Renovations Needed: The Fda's Floor/ceiling Framework, Preemption, and the Opioid Epidemic

By Abrams, Michael R. | Michigan Law Review, October 2018 | Go to article overview

Renovations Needed: The Fda's Floor/ceiling Framework, Preemption, and the Opioid Epidemic


Abrams, Michael R., Michigan Law Review


Introduction

In January of 1980, the New England Journal of Medicine published a letter to the editor penned by Boston University medical researcher Dr. Hershel Jick and his assistant Jane Porter.1 The five-sentence letter was titled "Addiction Rare in Patients Treated with Narcotics."2 It reported that of 11,882 hospitalized patients who received at least one dose of narcotic pain killers in the researchers' files, "there were only four cases of reasonably well documented addiction in patients who had no history of addiction."3 Thus, the researchers concluded, "despite widespread use of narcotic drugs in hospitals, the development of addiction is rare in medical patients with no history of addiction."4

The letter, referred to simply as "Porter and Jick," rose to notoriety.5 Previously, "doctors had long been taught to avoid prescribing highly addictive opioids to patients."6 But by the 1990s, the letter's conclusory observation about opioid addictiveness "was invoked by doctors, academics, pharmaceutical companies and others as evidence that few users would develop addictions" to prescription narcotic pain killers.7 An article in Scientific American cited Porter and Jick's one-paragraph letter as an "extensive study."8 Time magazine referred to their "landmark" research as showing the "exaggerated fear that patients would become addicted" to prescription opioids was "basically unwarranted."9 Almost forty years later, the Journal published a retrospective "bibliometric analysis" of the letter; this analysis found that the letter was cited at least 608 times and that some of these citations "grossly misrepresented the conclusions of the letter."10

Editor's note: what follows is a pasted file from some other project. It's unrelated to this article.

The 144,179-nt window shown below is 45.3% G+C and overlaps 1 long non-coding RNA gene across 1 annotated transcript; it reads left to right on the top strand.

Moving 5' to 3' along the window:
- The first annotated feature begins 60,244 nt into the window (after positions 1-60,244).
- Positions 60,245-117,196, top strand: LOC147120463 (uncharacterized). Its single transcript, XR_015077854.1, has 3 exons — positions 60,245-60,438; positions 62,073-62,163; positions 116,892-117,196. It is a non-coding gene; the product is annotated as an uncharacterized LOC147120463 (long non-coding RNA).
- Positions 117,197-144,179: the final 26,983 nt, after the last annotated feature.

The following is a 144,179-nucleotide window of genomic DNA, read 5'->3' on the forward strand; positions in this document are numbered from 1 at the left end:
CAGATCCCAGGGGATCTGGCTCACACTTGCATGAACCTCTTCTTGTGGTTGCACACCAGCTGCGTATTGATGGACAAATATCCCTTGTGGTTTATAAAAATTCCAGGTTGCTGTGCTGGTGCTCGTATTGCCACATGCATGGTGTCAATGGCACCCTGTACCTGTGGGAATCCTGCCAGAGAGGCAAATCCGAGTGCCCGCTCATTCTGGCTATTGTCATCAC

Those citations fueled a shift in the healthcare industry's perspective on the treatment of pain.11 Pharmaceutical and healthcare industry figures "aggressively pushed the concept of pain as the fifth vital sign."12 With the introduction of subjective measures like the "pain scale" and the linking of pain treatment to patient satisfaction, new incentives pushed doctors to prescribe narcotic pain killers.13 Concurrently, the pharmaceutical industry ramped up promotion of pain medications.14 Purdue Pharma introduced OxyContin to the market as a long-term solution to chronic pain.15 A 1998 OxyContin promotional video featured a doctor referencing the letter's data: "There's no question that our best, strongest pain medicines are the opioids ... in fact, the rate of addiction amongst pain patients who are treated by doctors is much less than one percent."16 In 2017, Dr. Jick lamented, "I'm essentially mortified that that letter to the editor was used as an excuse to do what these drug companies did."17

Exactly what these drug companies did is now the subject of litigation.18 And unlike previous public health courtroom battles, such as the tobacco litigation of the 1990s, the prescription drugs at the heart of this deadly outbreak are heavily regulated for safety by the federal government.19 As a result, a diverse array of federal agencies have prioritized responding to the emergency.20 To understand why, consider the extent of the damage: the Substance Abuse and Mental Health Services Administration's annual survey found that "over 11 million Americans misused prescription opioids" and "2.1 million had an opioid use disorder due to prescription opioids or heroin" in 2016.21 Drug overdose deaths in 2016 totaled 63,000, which (after adjusting for age) represents a 21 percent increase over the prior year.22 This is "the largest annual jump ever recorded in the United States," reaching a total greater than any peak number of annual deaths caused by car crashes, HIV, or guns throughout history.23 Opioids are responsible for 66 percent of those overdose deaths, killing more Americans annually than breast cancer.24 And 2017 estimates show those numbers rising across all races and nearly all age groups.25 In 2017, Stanford Professor of Psychiatry Keith Humphreys compared "the amount of standard daily doses of opioids consumed in Japan"-a nation with an "older population than us, you would think more aches and pains"-to that of the United States by saying, "double it. …

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Renovations Needed: The Fda's Floor/ceiling Framework, Preemption, and the Opioid Epidemic
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